A page-turning history about the invention of the motion picture and the mysterious man behind it—detailing his life, work, disappearance, and legacy.
The year is 1888 and Louis Le Prince is finally testing his “taker” or “receiver” device for his family on their front lawn. The device is meant to capture ten to twelve images per second on film, creating a reproduction of reality that can be replayed as many times as desired. In an otherwise separate and detached world, occurrences from one end of the globe could now be viewable with only a few days delay on the other side of the world. No human experience—from the most mundane to the most momentous—would need to be lost to history.
In 1890, Le Prince was granted patents in four countries ahead of other inventors who were rushing to accomplish the same task. But just weeks before unveiling his invention to the world, he mysteriously disappeared and was never seen or heard from again. Three and a half years later, Thomas Edison, Le Prince’s rival, made the device public, claiming to have invented it himself. And the man who had dedicated his life to preserving memories was himself lost to history—until now.
The Man Who Invented Motion Pictures pulls back the curtain and reveals the riveting story of both Louis Le Prince’s life and work, dispelling the secrets that shroud each. This captivating, impeccably researched work presents the never before told history of the motion picture and sheds light on the unsolved mystery of Le Prince’s disappearance.
Paul Fischer is an author and film producer based in the United Kingdom. His first book, A Kim Jong-Il Production has been translated to date into twelve languages. It was nominated for the Crime Writers’ Association’s Nonfiction Book Award. It was chosen as an Amazon Best of the Year Nonfiction Selection, one of Library Journal’s Top Ten Books of the Year, and one of NPR’s Best Books of The Year. It was also nominated for a Goodreads Choice Award for History & Biography. Paul has also written for the New York Times, Los Angeles Times, and The Independent, amongst others. In addition to writing, he works as a film producer and is an alumni of the Guiding Lights mentorship program. His first feature screenplay, The Body, based on a short film of his conception, was produced by Blumhouse and Hulu in 2018, starring Tom Bateman (Vanity Fair), Rebecca Rittenhouse (The Mindy Project), Aurora Perrineau (Truth or Dare), David Hull (Crazy Ex-Girlfriend), and Ray Santiago (Ash vs. Evil Dead).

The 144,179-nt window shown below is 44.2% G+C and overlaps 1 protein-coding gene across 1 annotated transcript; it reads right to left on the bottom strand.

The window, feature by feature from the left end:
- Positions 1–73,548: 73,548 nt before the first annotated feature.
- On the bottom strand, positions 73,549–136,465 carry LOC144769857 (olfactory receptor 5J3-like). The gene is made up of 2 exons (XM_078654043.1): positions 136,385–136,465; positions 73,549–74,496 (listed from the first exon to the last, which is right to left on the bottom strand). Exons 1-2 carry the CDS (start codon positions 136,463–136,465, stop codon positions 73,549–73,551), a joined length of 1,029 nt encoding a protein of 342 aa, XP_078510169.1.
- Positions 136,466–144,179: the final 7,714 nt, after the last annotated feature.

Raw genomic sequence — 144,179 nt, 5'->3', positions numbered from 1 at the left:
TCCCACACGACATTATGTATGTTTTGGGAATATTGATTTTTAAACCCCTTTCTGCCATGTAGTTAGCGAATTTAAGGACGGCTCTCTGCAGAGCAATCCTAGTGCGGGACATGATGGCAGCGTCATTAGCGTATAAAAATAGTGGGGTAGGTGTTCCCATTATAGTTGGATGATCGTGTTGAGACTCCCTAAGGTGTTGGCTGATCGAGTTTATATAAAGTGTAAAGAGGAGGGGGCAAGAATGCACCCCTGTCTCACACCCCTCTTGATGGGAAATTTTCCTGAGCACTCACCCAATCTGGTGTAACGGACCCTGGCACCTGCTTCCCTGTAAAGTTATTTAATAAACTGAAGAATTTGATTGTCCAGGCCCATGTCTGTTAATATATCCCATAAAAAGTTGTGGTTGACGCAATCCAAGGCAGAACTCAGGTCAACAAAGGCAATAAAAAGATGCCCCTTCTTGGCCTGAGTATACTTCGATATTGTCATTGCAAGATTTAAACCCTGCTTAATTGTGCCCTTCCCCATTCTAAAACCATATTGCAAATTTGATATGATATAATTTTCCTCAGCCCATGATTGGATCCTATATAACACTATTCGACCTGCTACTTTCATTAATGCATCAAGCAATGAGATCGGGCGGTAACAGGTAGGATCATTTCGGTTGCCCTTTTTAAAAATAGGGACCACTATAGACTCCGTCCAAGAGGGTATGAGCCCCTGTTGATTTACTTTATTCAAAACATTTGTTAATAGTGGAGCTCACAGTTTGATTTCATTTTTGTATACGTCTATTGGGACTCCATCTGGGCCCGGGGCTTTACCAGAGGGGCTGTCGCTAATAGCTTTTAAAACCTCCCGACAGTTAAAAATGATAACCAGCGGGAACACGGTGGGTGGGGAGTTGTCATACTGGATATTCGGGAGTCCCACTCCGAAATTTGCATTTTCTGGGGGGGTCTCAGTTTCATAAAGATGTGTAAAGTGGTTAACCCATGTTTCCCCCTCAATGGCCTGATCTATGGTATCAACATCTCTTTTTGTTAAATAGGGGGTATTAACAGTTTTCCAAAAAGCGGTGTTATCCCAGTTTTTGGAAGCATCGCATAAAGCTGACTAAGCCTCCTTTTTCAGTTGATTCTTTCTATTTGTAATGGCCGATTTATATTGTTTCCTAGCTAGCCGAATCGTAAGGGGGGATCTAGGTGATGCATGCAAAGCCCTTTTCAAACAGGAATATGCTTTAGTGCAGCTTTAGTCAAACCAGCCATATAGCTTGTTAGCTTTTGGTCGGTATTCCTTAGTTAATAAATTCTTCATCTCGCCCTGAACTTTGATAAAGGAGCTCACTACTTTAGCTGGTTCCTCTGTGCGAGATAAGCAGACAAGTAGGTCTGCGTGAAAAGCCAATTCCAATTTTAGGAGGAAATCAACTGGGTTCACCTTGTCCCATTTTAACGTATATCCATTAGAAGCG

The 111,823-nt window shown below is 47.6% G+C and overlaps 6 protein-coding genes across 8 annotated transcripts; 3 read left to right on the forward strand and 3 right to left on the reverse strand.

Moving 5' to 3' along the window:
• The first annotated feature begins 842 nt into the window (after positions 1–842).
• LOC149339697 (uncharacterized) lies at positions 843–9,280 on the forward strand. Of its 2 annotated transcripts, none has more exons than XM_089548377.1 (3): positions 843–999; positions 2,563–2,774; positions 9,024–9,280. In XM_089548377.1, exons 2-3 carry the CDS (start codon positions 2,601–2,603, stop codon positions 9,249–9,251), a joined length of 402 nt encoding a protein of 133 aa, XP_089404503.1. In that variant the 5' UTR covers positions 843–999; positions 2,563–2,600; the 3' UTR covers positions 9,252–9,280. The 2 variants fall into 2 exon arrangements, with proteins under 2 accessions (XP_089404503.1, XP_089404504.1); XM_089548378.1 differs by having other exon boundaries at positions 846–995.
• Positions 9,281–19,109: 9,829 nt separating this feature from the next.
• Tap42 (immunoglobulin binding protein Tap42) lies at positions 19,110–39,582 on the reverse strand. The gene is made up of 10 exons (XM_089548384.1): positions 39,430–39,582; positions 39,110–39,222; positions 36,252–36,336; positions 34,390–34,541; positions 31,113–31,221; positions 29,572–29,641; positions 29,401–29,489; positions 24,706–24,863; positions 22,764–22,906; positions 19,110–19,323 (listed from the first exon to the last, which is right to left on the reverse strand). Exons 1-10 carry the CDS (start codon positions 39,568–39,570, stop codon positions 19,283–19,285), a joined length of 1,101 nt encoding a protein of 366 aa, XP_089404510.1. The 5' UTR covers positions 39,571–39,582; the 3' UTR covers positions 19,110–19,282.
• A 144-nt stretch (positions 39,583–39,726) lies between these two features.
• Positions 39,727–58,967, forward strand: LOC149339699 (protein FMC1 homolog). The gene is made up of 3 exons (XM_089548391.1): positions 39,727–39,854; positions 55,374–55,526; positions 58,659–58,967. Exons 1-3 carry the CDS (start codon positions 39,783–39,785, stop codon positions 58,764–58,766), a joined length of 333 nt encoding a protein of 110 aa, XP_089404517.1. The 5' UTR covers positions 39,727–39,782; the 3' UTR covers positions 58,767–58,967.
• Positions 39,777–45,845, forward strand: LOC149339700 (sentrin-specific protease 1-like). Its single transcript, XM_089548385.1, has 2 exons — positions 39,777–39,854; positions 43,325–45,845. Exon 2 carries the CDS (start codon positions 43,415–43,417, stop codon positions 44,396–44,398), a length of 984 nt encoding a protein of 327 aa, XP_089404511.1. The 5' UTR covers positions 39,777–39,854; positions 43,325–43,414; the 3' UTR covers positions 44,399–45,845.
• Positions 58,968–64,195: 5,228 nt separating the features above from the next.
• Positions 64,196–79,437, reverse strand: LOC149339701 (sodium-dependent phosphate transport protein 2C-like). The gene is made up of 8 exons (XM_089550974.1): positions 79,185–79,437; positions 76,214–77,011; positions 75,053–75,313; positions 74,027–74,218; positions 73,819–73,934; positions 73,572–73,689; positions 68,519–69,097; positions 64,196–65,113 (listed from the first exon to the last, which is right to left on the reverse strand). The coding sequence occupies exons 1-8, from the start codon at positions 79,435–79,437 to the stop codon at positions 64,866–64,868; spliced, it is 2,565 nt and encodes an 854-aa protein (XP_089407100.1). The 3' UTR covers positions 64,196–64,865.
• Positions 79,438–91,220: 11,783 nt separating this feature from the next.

“This book tells a story that has been lost to history. It will make you sit up in your seat, and it might even make your hair stand up on end. It is a story about the man who made the first motion picture and about his son, who took his father’s rivals to court in a sensational lawsuit to reclaim that legacy. It is a story about the power of vision, of how a person can make the impossible possible, and about the dangers of obsession, of how a person’s single-minded focus can ruin a family. It is a story full of magic, mystery, and, possibly, murder. After all, it is about the movies.”
—Emily G., Senior Editor, on The Man Who Invented Motion Pictures
"The Man Who Invented Motion Pictures is partly a fascinating history, partly a surprisingly twisted whodunit, and entirely an insightful story of the very human intrigue and interests behind one of the most influential technologies of our time. Take a bow, Paul Fischer." —DEBORAH BLUM, Pulitzer-Prize winning author of The Poison Squad and the Poisoner's Handbook
"Most people believe Thomas Edison 'invented' the motion picture. But filmmaker and author Paul Fisher here tells the fascinating and largely-forgotten true story of Louis Le Prince, the actual inventor (with patents to prove it) of this world-changing technology. In 1890, just as Le Prince was scheduled to astound the world with the first public viewing of his astonishing invention, he mysteriously disappeared. In Fisher’s meticulous and entertaining history, we meet Le Prince’s rival inventors, with all their travails and triumphs — including a dark and ruthless Edison. Not only does Fisher make the case that Le Prince is the real father of the motion picture, he has also persuasively solved the 130-year-old mystery of Le Prince’s disappearance and death. A terrific book!" —JILL JONNES, author of Empires of Light and Eiffel's Tower